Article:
The two-day CropLife North America Conference wrapped up yesterday in Charlotte. Adrian Percy, VP for group development North America for Bayer CropScience US:
“The conference is called the Crop World North America, and it’s really a conference to bring together professionals in the crop protection business from across North America…there were also folks, that came in from other parts of the world ready to discuss a lot of issues that our industry is facing at the current time.”
Percy outlines the agenda of the conference:
“Well there were a number that mentioned sustainability, we’re really working very hard as an industry as to how we can contribute to sustainable agriculture moving forward. There is a lot of discussion, of course, around the effects of agriculture on the environment and how we can work together as an industry, to make sure that while we’re meeting some of these immediate needs of a growing population, more so preserving the environment for future generations. That’s one of the topics.
Another topic that I’m very passionate about is really making sure that we have a qualified workforce in the future in the agricultural sector. And there is a lot of evidence that there are deficits, particularly in the scientific areas of individuals that we really need to optimize the full potential of our industry.”
As a keynote speaker of the conference, Percy, and some of his collegues covered a wide range of topics:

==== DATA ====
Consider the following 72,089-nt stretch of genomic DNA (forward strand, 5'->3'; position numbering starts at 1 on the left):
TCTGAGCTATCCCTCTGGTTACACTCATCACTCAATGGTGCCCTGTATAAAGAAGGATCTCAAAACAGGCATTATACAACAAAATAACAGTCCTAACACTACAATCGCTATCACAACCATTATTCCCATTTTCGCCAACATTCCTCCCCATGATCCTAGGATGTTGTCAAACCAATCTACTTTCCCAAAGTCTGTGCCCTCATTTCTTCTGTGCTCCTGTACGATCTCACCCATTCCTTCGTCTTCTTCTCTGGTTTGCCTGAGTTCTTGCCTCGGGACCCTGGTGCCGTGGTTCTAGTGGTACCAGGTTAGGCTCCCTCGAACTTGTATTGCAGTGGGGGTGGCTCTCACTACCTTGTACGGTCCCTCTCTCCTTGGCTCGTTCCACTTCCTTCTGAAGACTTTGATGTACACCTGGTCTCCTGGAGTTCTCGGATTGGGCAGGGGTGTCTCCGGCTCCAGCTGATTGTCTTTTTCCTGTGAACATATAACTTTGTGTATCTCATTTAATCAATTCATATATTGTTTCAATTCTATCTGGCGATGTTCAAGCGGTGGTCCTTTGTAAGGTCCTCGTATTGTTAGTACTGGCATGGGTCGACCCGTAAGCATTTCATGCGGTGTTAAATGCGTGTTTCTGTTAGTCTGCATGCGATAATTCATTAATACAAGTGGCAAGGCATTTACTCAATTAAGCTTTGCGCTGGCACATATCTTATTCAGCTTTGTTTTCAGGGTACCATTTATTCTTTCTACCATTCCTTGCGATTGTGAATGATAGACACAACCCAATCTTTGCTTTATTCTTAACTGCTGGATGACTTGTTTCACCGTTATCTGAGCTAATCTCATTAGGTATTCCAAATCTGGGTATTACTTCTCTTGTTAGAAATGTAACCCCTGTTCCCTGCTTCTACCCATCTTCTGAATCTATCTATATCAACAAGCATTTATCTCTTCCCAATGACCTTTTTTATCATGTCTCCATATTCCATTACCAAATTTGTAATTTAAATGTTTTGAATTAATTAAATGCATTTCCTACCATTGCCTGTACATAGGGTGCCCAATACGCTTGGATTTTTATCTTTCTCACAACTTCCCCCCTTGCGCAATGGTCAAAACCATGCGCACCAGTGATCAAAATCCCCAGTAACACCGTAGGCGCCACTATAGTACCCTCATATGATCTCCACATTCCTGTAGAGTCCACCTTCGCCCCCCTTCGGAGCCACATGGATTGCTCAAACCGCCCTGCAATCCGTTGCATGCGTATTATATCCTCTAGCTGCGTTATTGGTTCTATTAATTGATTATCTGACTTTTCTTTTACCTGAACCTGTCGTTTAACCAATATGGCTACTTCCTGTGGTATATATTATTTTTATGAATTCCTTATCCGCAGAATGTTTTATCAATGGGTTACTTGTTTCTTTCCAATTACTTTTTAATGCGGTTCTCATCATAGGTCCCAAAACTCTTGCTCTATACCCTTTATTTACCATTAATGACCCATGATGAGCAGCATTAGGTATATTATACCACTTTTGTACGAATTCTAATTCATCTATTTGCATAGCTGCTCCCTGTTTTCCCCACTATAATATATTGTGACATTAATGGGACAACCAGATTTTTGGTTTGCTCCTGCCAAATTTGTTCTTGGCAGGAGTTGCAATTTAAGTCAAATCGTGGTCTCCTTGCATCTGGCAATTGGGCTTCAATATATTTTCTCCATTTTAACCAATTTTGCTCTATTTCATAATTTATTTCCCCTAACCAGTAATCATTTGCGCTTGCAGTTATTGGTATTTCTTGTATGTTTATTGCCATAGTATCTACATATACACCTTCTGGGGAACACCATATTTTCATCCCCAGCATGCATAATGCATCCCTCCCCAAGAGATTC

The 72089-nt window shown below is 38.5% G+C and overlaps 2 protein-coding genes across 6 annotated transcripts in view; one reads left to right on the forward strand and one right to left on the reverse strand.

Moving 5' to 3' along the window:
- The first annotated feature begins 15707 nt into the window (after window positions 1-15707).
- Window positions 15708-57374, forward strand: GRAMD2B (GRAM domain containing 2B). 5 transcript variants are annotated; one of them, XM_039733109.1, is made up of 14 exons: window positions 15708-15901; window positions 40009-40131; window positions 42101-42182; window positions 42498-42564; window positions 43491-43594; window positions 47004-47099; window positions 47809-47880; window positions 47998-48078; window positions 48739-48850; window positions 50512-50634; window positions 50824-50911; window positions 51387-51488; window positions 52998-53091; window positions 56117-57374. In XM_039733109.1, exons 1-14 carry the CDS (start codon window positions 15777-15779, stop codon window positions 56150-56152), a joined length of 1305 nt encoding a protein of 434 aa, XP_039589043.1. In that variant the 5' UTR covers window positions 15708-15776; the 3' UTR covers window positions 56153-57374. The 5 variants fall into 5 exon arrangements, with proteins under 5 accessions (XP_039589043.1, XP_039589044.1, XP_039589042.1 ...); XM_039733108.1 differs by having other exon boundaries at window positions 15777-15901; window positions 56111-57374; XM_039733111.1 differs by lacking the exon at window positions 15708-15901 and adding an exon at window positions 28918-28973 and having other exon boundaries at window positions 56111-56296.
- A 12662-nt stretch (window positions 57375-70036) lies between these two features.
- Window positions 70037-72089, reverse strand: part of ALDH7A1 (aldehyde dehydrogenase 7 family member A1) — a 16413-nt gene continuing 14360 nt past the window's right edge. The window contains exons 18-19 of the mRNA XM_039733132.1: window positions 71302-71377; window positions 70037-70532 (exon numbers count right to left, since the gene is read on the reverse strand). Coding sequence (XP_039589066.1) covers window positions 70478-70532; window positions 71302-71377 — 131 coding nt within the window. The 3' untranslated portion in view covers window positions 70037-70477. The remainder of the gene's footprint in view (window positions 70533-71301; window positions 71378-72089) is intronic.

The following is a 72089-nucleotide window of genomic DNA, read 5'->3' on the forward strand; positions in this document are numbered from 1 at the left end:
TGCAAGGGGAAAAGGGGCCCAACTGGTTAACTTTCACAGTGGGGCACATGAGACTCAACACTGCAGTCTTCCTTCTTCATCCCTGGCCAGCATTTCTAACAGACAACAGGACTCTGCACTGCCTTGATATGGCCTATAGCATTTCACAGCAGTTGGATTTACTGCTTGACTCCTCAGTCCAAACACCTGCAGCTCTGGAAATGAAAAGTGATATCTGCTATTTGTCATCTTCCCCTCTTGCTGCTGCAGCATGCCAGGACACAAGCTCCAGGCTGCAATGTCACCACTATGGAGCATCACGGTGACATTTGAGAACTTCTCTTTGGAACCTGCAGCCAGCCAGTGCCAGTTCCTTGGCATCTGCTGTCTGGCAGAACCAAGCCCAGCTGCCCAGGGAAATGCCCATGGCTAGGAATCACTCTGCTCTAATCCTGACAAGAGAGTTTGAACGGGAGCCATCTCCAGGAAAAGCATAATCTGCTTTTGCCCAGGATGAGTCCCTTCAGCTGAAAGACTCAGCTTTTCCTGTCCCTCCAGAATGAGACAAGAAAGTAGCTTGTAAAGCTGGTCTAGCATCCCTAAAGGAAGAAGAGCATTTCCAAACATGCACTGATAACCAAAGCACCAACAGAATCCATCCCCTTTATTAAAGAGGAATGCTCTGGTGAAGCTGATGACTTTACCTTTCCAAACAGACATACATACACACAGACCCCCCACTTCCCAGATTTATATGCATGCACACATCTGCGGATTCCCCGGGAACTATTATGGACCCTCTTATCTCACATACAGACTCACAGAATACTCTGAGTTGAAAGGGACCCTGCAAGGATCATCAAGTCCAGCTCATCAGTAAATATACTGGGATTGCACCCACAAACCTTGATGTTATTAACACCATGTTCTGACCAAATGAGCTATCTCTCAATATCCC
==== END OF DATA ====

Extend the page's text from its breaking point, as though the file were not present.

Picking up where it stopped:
“I was talking about how we need to recruit and train and retain the next generation of leaders within agriculture. I’m particularly, obviously, very interested in the crop protection part of the business. I was a part of a panel, that was really a very diverse panel, that was designed to give very different perspectives, so there was myself and another industry representatives from one of my competitor companies, BASF, there was a representative from academia, so we had professor Jim Moyer from NC State, he’s professor of crop pathology, and also we had a youth, ag youth organization, the FFA represented, because I think they can also be a very key part in making sure that we’re enticing in bringing kids into ag, getting them excited about agriculture, teaching them the importance of ag science, and hopefully inspiring them to go to college and eventually become part of the work force in the ag sector.”
We’ll talk further with Adrian Percy on getting youth involved in agriculture tomorrow, on Inside Agriculture.